Nuclear energy remains a thorny issue with many Canadians, a power generation option made even more suspect after this winter’s natural disaster in Japan that impacted on a giant nuclear generation plant, causing a release of radiation.
The Ontario and Quebec First Nations communities that border Lakes Huron, Erie, Ontario and the lower St. Lawrence River have vigorously, and successfully, opposed the shipping of radiated industrial equipment to Europe for recycling so concerned are they about any shipping disaster that could, they feel, add nuclear contaminants to the Great Lakes and St. Lawrence River.
In a related vein, there is a train of thought on the local wind turbine controversy that goes something to this effect: “if you don’t like wind turbines, you must be OK with nuclear generated power.”
This particular argument’s logic is specious, of course, but nevertheless it underscores the negative connotations associated by many citizens with nuclear generation.
The Ontario government, nonetheless, has given notice that it is not only investing in private sector wind, solar and hydro generation of electrical energy but also plans to add to the province’s array of nuclear generating sites.
Nuclear power is one of those interesting conundrums where we “hate the sin but love the sinner” in the way that we enjoy our electrical energy but (many of us) hate the hazards we feel are posed by nuclear generating plants.
The issue of water transportation of radiated equipment from the Bruce generation station is a case in point. Virtually all First Nations communities located on the Ontario shoreline of Lake Huron oppose the proposed transportation past their communities. One does not, however and that one is the Saugeen First Nation, near Owen Sound, and the closest First Nations community to the Bruce plant. It is this community’s preference to move as much radiated equipment away from its territory as possible.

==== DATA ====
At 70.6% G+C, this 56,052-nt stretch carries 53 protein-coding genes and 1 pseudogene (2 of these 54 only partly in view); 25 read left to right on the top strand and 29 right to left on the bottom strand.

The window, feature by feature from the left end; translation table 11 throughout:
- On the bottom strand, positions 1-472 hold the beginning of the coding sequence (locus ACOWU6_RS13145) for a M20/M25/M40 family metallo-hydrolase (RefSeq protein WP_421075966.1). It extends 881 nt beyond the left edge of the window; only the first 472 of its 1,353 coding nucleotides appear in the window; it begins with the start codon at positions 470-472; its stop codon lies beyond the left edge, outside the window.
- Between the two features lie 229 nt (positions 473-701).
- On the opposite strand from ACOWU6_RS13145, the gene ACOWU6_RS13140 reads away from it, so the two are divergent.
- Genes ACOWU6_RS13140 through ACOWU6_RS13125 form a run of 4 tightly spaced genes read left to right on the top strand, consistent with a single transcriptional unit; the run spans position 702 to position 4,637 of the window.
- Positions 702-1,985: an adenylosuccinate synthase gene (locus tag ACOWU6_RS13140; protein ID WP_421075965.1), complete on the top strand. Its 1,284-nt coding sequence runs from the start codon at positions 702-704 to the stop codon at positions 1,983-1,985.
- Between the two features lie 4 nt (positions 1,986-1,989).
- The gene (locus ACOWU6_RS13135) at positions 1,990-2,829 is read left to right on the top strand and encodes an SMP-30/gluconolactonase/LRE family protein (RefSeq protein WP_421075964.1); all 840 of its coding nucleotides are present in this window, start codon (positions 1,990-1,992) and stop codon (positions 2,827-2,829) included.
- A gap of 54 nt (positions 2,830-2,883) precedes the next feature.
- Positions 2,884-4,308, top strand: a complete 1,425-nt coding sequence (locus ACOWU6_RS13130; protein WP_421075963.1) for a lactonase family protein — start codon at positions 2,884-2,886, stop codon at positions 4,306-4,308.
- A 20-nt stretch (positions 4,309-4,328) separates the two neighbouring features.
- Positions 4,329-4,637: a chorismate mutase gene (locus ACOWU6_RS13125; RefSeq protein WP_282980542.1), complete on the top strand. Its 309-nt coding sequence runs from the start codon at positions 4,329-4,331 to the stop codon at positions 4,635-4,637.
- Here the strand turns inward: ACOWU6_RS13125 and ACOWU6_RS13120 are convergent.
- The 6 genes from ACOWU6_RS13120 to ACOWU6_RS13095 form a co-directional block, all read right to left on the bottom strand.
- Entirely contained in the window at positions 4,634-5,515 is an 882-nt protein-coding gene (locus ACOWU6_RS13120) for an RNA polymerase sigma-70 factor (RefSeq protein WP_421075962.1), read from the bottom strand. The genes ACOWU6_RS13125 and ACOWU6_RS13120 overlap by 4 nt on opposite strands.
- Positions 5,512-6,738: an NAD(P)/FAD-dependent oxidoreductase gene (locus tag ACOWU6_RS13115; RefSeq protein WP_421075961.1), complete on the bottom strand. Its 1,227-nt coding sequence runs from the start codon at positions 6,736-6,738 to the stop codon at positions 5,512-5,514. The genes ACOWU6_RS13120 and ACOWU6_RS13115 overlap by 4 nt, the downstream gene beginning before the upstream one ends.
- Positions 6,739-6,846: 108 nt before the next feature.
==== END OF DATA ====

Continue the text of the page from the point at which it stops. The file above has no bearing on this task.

And so the conundrum goes, especially since there is still no practical way of recycling (or otherwise getting rid of) spent nuclear fuel rods that are maintained, at every nuclear power plant in the world, in giant permanent water baths, in perpetuity (or until a practical way of dealing with the product is determined).
Northern Ontario’s Laurentian shield is mentioned every decade or so with current consideration being given to burying nuclear products in purpose-drilled holes in Northwestern Ontario near Ignace.
Thirty years ago, an area of the shield north of nearby Webbwood was also under consideration but the idea died out under protest as, very likely, will the Ignace plan before too long.
We demand reliable sources of power, of course, and the nuclear method of generation is reliable, but not cheap as the plants require many years’ expensive construction and then there is the problem of the contaminated products to deal with.
If nuclear energy is going to continue to be the primary source of our electrical generation, these problems must be solved to the satisfaction of citizens in countries around the world that share the common dilemma about what to do with materials contaminated by industrial nuclear radiation and used, but still hazardous, nuclear fuel products.
Whoever solves this dilemma will doubtless find a Nobel prize waiting for him/her so that the world can get on with its power requirements without the associated dread or guilt.
These are issues, at the most practical level, whose solutions must be a political priority and Canadians should be encouraging a Canadian-made solution.